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Brent Magstadt

Fuse

Review by Gary Hill

This instrumental set is dramatic and intriguing. It has quite a wide range of sounds from jazz oriented to more pure prog and even some other things. For me the most obvious comparison is to the solo work of Steve Howe, but that only fits so well, and really doesn't apply at all on some tracks. Whatever you label this, it's effective.

This review is available in book (paperback and hardcover) form in Music Street Journal: 2021  Volume 1. More information and purchase links can be found at: garyhillauthor.com/Music-Street-Journal-2021.

Track by Track Review
Blue Sunrise
Horn starts the album. A more rock based arrangement rises up from there. The cut shifts toward an arrangement that is decidedly jazz prog meets fusion as it continues. There are fascinating twists and turns built into this with a lot of drama and charm.
Fuse
A structure that's more mainstream rock based brings this into being. Still there are plenty of prog and jazz elements at play. A tasteful guitar solo comes over the top as it drives forward. This thing works through a number of twists and turns.
Clint
The acoustic guitar driven motif that opens this is somewhat roots music based. The cut builds out from there into cool zones that get proggier as it works forward. This remains mellower for quite some time, but gets really powerful and driving after a while. There are some hints of world music in some of the melodies that emerge further down the musical road. There is an ambient bit at the end of this.
Flying
The hard-edged guitar that opens this makes it sound like we're about to be propelled into a metal stomper. It drops back from there, though, to a bouncy sort of melodic prog meets fusion sounding movement. The cut grows out from there with some killer jamming that really pulls a lot of the sounds of the album together while also bringing some great acoustic guitar into the mix at points.  This gets into some soaring melodic prog zones with fusion edges later. There are definitely parts of this track that make me think of Stove Howe's solo work.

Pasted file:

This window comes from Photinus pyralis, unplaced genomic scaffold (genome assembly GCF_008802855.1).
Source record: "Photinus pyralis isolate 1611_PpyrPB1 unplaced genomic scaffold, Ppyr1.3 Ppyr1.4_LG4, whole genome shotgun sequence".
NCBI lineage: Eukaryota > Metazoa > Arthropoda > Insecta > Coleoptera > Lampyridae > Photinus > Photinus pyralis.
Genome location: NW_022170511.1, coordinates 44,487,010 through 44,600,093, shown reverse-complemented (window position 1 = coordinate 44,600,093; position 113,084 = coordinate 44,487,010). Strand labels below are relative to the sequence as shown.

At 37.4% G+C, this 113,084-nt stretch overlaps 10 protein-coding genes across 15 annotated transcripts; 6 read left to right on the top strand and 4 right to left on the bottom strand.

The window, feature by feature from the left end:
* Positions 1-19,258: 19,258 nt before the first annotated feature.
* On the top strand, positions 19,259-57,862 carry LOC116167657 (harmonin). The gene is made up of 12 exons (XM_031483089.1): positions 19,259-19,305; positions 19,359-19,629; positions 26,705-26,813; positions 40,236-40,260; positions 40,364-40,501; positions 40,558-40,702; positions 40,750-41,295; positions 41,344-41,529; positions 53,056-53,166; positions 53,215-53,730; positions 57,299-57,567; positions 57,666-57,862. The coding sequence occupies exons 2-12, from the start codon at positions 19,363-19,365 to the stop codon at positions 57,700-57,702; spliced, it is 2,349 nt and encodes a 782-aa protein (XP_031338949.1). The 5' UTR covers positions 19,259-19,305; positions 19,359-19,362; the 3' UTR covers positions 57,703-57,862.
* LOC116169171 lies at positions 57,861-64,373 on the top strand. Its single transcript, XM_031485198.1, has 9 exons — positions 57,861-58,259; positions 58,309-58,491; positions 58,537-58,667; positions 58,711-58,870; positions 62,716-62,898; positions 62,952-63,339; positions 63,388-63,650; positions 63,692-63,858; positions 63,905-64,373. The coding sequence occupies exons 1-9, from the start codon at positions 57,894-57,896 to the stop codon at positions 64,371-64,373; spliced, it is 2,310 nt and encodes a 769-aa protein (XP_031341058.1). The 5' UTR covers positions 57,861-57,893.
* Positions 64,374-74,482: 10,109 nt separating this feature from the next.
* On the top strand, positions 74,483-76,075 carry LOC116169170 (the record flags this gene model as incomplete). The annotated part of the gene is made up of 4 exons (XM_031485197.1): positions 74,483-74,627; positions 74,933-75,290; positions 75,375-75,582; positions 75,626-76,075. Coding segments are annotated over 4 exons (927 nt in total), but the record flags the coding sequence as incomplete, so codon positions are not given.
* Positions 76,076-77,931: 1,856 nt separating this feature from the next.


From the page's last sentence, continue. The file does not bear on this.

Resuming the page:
Lemon Drop
I dig the cool proggy fusion groove on this tune. The driving bass work is all class, and the horns lend some great texture to it. This gets very dramatic and powerful at times. There are some Latin vibes at times on this piece. It also includes some of the most metallic guitar work of the set. Yet, it also drops to an intricate mellower movement and begins building back upward from there later in the track. There is some incendiary guitar work further along this road as we get some of the most powerhouse fusion of the whole album.
Post Horizon
This is a shorter number that has plenty of fusion built into it. It gets into some trippy, dreamy prog zones.
Pseudo Escondido
An up-tempo mellow guitar movement starts this and holds with an insistent sense of something great about to happen. It builds up from there with style and charm into a faster paced prog jam, but then launches into a rather countrified movement later that reminds me of Steve Howe even more than anything else here has. This tune really feels like it could have come from a Howe album. There is a serious hoe-down section later in the track, too.
Night Forest
This short piece is all about melodic fusion prog sounds.
Viva Escalante (Farewell Mother Earth)
Intricate acoustic guitar work is on display here. This makes me think of what you might get if Steve Howe played with California Guitar Trio. I guess that would make them California Guitar Quartet. This is a nice bit of variety and a very classy tune.  It does shift out to more of a dramatic electric prog jam late in the track. Nature sounds take control at the end and hold it for quite a while.
Fanfare of the Day
This is a powered up and fast-paced prog jam. It has plenty of jazz in the mix, but really stays on the rock side of the equation rather than getting into fusion. It's a short tune, but there is a lot packed into that little bit of time. It's actually one of the strongest things here.
 
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